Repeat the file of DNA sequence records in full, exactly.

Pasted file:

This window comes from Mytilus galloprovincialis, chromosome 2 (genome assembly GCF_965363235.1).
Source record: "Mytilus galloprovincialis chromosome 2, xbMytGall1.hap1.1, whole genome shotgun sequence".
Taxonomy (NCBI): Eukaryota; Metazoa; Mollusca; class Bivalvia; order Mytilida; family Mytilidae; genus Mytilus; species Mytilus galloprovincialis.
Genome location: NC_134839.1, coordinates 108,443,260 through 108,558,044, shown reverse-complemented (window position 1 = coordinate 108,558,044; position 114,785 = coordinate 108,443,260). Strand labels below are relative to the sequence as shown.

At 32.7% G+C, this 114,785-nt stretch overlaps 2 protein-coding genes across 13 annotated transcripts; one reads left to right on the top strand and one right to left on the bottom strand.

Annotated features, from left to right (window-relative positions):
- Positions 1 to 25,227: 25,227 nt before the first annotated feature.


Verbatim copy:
This window comes from Mytilus galloprovincialis, chromosome 2 (genome assembly GCF_965363235.1).
Source record: "Mytilus galloprovincialis chromosome 2, xbMytGall1.hap1.1, whole genome shotgun sequence".
Taxonomy (NCBI): Eukaryota; Metazoa; Mollusca; class Bivalvia; order Mytilida; family Mytilidae; genus Mytilus; species Mytilus galloprovincialis.
Genome location: NC_134839.1, coordinates 108,443,260 through 108,558,044, shown reverse-complemented (window position 1 = coordinate 108,558,044; position 114,785 = coordinate 108,443,260). Strand labels below are relative to the sequence as shown.

At 32.7% G+C, this 114,785-nt stretch overlaps 2 protein-coding genes across 13 annotated transcripts; one reads left to right on the top strand and one right to left on the bottom strand.

Annotated features, from left to right (window-relative positions):
- Positions 1 to 25,227: 25,227 nt before the first annotated feature.